A former University of Pittsburgh doctoral student and professor have devised a way to turn photos of people's faces into emoticons for use in e-mails, mobile text messages and other communications. Basically, they take a single expressionless photo, slice it into pieces and alter the slices to create separate images of the six basic facial expressions representing happiness, sadness, anger, surprise, disgust and fear, according to an article in Physorg.com. The program, called FaceAlive, was developed by Xin Li, who now works at Google, and his computer science adviser, Shi-Kuo Chang. No word on when they'll be creating the popular "wink" or "hug" emoticons.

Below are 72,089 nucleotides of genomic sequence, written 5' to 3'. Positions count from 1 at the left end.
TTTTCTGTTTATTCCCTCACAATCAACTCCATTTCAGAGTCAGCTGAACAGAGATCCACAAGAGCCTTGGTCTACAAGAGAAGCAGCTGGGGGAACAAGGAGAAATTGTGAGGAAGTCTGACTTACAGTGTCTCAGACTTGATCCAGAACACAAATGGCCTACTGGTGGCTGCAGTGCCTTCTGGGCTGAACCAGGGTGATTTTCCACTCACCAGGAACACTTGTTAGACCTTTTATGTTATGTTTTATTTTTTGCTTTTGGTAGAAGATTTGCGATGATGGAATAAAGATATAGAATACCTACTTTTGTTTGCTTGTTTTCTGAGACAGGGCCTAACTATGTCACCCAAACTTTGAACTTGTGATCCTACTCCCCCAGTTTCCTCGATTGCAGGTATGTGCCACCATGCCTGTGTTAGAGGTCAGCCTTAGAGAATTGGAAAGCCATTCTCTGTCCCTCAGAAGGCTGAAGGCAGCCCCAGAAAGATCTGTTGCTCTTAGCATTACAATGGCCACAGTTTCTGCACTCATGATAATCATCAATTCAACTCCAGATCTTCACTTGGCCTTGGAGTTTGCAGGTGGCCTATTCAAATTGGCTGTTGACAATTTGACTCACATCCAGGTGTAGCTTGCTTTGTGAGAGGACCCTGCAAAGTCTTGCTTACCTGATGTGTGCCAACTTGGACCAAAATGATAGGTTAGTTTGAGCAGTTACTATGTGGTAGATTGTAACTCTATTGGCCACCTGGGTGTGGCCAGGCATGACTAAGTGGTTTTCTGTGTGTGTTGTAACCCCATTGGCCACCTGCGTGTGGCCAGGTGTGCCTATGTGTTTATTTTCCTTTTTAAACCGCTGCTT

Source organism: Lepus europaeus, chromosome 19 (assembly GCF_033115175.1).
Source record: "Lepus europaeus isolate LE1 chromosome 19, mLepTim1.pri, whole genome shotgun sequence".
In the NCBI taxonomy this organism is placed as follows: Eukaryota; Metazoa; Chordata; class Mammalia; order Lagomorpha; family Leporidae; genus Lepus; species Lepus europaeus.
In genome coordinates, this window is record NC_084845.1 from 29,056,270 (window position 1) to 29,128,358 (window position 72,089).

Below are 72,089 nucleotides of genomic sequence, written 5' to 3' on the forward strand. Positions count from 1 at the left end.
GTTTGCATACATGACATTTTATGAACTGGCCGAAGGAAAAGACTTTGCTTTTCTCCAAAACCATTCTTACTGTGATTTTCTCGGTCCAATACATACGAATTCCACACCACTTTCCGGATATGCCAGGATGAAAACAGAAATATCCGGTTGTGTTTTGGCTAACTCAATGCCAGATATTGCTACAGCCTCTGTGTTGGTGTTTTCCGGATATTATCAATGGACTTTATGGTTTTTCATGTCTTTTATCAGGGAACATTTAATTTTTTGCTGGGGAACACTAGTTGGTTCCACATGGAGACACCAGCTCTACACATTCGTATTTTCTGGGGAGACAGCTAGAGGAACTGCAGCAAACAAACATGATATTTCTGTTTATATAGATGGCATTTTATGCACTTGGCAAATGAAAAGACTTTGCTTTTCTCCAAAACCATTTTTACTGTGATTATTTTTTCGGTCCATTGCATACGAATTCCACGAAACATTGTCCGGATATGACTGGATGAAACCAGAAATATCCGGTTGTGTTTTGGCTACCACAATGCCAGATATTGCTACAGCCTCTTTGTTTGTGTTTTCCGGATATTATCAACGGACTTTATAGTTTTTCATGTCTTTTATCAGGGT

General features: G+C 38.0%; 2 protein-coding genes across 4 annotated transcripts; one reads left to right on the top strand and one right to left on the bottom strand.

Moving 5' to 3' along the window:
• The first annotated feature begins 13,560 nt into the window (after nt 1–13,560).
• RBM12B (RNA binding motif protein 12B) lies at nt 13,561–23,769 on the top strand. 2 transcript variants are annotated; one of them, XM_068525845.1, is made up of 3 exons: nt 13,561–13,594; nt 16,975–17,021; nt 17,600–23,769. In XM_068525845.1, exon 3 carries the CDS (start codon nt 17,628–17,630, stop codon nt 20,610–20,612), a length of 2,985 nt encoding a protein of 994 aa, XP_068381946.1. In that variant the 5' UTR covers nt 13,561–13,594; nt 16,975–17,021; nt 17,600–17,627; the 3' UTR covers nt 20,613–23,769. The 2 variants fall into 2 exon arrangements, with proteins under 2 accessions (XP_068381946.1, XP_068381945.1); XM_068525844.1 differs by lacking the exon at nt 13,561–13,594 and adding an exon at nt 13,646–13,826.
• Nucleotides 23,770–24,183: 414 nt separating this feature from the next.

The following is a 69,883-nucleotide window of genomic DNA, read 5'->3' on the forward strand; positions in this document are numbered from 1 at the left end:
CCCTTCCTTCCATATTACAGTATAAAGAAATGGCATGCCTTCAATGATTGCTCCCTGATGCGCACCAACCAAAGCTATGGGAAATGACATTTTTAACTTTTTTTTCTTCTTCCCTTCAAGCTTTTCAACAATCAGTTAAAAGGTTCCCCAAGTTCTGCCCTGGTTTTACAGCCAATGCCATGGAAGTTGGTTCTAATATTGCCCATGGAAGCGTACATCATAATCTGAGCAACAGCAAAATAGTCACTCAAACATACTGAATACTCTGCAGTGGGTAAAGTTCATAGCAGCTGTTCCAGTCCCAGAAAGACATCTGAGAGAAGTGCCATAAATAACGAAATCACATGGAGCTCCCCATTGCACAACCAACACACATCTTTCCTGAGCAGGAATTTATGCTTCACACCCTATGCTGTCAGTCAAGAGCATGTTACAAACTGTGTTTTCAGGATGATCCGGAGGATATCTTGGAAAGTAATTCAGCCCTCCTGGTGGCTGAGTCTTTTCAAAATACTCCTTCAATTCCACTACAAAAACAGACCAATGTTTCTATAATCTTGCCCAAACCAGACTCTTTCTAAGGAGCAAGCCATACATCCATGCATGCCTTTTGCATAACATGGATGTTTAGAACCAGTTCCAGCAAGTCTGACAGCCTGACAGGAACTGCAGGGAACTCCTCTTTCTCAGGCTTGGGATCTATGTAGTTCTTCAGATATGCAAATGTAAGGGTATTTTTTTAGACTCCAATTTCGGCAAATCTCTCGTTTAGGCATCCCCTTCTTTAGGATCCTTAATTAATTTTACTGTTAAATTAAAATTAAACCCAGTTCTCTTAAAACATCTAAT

CNET's giving away a 3D printer
Enter for a chance to win* the Makerbot Replicator 3D Printer and all the supplies you need to get started.